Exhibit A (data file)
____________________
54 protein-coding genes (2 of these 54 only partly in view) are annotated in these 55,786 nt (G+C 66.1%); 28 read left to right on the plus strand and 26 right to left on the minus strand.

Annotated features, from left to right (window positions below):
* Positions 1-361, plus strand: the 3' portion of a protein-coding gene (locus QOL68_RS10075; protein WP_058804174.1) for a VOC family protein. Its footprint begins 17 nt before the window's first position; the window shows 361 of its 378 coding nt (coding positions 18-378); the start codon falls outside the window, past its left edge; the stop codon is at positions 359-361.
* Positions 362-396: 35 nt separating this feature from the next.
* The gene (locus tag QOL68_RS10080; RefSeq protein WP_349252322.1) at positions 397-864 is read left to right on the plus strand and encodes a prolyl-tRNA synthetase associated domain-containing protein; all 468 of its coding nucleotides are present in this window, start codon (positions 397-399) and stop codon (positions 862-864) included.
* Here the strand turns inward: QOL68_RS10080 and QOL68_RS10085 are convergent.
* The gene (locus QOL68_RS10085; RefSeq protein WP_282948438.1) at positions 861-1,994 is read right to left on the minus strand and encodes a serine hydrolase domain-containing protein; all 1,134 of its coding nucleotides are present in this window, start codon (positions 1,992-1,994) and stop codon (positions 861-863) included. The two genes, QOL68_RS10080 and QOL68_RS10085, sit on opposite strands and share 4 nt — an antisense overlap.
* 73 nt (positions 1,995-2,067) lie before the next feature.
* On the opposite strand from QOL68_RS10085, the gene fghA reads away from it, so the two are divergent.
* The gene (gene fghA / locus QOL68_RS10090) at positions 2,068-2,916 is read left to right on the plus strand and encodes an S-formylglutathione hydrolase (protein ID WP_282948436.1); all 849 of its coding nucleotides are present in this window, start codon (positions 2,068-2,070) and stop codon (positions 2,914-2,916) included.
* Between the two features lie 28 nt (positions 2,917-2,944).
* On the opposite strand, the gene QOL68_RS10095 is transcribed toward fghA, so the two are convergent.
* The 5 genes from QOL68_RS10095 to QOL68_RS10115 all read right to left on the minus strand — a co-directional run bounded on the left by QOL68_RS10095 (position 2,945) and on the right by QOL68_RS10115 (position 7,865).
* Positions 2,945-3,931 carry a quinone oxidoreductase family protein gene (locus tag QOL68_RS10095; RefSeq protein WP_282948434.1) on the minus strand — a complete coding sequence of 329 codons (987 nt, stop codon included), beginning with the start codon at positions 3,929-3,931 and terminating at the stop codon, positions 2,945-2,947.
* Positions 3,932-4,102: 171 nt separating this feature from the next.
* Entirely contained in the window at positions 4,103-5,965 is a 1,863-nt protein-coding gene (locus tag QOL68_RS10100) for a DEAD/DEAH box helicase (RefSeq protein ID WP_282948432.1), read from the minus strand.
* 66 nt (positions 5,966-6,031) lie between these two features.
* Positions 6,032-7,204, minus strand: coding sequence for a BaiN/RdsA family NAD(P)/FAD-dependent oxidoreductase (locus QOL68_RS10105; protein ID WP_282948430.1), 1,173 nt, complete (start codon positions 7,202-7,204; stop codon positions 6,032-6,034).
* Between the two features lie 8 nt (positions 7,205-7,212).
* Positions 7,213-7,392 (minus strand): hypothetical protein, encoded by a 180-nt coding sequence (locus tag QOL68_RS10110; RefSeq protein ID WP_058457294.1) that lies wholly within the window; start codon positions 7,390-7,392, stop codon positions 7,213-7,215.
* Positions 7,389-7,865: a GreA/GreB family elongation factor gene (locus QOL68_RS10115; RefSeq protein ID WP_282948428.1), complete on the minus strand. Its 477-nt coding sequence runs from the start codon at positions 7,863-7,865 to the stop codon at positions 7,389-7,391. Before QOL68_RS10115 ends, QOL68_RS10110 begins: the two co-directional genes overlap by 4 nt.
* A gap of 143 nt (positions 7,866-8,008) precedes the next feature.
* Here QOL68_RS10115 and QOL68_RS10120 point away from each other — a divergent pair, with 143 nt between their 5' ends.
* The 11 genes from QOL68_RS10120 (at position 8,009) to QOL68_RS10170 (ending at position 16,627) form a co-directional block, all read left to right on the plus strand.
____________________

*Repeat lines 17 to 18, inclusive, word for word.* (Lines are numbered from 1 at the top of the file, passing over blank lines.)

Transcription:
* 66 nt (positions 5,966-6,031) lie between these two features.
* Positions 6,032-7,204, minus strand: coding sequence for a BaiN/RdsA family NAD(P)/FAD-dependent oxidoreductase (locus QOL68_RS10105; protein ID WP_282948430.1), 1,173 nt, complete (start codon positions 7,202-7,204; stop codon positions 6,032-6,034).